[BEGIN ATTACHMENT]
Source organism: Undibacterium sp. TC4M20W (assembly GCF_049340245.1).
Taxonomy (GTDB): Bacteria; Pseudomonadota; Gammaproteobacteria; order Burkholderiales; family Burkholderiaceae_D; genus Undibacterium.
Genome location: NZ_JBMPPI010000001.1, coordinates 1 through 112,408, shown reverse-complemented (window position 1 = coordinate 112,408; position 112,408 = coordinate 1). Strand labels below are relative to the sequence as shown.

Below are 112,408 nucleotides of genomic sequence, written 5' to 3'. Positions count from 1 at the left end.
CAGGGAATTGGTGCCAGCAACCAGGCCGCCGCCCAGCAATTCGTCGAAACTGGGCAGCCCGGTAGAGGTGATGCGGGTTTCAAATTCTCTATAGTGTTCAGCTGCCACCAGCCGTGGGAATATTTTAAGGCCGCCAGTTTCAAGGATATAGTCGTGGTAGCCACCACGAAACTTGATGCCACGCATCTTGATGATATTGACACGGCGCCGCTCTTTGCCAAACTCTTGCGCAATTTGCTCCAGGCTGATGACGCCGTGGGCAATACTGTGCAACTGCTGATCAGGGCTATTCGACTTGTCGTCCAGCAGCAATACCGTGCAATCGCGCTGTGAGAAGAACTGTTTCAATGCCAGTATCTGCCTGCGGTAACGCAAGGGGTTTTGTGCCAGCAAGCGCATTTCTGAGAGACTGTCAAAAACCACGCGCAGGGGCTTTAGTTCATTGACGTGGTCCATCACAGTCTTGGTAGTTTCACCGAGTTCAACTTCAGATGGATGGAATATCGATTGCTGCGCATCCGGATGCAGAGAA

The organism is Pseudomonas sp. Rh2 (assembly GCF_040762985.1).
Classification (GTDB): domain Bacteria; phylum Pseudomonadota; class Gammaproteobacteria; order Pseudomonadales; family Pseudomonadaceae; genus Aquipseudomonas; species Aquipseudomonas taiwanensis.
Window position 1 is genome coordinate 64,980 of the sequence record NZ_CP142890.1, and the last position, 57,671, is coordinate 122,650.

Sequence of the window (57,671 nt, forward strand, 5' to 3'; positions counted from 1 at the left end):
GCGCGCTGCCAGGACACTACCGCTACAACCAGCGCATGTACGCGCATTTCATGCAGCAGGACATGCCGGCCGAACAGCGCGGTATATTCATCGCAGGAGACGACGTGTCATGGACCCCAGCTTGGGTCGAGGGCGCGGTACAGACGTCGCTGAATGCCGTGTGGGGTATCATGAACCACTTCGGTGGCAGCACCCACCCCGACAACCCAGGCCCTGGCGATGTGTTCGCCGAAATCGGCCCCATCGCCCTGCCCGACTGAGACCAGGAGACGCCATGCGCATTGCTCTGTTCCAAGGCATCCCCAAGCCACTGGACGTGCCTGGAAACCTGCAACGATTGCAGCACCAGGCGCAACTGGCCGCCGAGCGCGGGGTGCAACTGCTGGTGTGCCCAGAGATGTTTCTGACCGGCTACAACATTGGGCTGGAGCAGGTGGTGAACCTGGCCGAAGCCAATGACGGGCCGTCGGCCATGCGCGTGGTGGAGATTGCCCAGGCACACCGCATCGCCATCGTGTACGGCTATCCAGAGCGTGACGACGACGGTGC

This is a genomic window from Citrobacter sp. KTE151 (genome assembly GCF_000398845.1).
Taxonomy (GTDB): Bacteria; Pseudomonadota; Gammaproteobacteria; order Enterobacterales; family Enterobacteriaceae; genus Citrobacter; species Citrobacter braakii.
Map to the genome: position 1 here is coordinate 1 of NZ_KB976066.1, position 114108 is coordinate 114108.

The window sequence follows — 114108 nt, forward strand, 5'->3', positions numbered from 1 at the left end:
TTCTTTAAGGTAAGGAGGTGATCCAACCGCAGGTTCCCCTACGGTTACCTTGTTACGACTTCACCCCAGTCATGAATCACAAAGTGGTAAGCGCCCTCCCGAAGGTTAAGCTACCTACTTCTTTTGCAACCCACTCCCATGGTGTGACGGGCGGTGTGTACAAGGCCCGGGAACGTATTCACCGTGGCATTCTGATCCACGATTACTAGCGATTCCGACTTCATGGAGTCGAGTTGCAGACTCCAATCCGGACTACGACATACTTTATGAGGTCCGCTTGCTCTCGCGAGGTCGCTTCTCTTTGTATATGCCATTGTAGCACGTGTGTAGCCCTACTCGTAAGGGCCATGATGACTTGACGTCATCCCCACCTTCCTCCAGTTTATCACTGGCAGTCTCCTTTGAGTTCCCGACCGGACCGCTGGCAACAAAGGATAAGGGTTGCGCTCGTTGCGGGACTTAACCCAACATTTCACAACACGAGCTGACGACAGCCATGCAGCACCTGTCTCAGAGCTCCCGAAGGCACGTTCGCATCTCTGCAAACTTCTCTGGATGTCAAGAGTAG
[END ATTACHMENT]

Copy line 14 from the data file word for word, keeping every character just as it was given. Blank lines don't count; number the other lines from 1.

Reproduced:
The window sequence follows — 114108 nt, forward strand, 5'->3', positions numbered from 1 at the left end: